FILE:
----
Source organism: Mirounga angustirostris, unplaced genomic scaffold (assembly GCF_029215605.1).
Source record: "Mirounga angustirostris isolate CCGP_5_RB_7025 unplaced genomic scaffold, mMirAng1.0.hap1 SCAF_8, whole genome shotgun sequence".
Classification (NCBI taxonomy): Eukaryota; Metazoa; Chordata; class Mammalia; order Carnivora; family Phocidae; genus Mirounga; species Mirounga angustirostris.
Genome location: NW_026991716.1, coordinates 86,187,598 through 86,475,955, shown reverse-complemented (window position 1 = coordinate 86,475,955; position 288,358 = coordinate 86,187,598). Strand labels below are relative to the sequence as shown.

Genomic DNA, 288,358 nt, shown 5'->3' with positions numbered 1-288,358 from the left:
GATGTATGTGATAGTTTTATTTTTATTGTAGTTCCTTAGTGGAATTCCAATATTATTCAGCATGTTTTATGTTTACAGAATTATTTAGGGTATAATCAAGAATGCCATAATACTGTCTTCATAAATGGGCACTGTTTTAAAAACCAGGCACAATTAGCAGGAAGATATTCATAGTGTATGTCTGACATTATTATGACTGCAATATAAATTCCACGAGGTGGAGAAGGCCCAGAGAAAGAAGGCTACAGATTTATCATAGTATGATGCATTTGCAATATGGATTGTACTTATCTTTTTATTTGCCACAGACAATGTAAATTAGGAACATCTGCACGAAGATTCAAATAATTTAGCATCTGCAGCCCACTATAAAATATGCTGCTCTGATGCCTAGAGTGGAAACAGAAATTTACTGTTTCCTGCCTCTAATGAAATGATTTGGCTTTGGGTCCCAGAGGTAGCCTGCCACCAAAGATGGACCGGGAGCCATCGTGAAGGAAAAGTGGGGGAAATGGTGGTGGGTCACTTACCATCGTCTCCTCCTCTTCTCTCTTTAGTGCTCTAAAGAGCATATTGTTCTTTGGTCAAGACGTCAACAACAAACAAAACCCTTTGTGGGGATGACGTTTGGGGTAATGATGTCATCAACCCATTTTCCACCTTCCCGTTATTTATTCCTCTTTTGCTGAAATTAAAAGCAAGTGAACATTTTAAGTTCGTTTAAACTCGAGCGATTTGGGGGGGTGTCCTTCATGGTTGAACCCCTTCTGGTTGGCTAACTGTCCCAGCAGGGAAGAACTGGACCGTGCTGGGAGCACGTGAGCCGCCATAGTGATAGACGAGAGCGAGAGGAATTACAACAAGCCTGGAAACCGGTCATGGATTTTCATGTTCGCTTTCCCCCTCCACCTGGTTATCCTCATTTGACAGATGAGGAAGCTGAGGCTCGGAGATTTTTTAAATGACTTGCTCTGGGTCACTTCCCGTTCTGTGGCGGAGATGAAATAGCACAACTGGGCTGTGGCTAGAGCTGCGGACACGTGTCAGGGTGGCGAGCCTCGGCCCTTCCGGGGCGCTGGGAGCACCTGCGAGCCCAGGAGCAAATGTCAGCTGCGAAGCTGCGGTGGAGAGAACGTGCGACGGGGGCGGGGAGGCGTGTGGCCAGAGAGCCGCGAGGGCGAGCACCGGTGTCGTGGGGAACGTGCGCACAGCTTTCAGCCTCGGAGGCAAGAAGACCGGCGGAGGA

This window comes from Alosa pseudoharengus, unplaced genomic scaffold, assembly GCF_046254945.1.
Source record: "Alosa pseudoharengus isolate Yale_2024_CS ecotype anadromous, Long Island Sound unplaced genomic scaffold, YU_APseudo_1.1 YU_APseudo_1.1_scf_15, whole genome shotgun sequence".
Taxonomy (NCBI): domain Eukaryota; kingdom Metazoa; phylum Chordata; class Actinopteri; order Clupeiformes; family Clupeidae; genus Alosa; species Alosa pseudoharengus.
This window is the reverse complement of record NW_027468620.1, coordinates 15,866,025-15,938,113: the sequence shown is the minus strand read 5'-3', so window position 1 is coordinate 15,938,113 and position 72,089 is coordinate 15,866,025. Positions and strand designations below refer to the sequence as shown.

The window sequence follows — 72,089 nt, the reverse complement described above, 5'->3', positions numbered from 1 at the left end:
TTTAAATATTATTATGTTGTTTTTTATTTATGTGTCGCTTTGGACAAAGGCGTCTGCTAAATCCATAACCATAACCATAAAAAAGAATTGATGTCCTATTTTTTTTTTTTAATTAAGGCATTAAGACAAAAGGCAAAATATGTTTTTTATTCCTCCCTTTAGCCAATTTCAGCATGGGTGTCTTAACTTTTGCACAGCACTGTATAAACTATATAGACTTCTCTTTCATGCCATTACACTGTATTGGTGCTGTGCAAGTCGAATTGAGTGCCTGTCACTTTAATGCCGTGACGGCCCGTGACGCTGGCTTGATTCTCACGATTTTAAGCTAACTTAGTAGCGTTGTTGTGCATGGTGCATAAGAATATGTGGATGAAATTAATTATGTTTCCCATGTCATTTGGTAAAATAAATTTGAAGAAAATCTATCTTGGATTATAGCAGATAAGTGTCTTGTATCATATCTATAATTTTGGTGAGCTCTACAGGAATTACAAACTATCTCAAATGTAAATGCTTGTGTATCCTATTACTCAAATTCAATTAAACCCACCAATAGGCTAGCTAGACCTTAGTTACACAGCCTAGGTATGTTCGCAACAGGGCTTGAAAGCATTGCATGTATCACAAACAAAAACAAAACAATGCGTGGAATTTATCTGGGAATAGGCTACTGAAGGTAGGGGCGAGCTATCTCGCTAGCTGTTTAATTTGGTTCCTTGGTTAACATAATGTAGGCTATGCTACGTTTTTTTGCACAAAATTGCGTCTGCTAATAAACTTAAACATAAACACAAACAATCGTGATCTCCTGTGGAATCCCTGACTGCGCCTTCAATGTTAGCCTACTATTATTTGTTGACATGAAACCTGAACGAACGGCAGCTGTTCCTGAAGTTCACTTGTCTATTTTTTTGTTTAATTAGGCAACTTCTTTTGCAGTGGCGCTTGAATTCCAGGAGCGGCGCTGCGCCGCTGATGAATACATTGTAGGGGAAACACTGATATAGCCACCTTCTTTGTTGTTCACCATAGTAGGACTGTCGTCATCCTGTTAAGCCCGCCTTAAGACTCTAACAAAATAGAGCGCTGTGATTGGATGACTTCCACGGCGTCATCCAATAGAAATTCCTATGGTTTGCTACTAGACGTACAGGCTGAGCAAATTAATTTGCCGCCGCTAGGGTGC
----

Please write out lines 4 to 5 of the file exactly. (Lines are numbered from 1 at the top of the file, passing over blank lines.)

Genome location: NW_026991716.1, coordinates 86,187,598 through 86,475,955, shown reverse-complemented (window position 1 = coordinate 86,475,955; position 288,358 = coordinate 86,187,598). Strand labels below are relative to the sequence as shown.

Genomic DNA, 288,358 nt, shown 5'->3' with positions numbered 1-288,358 from the left: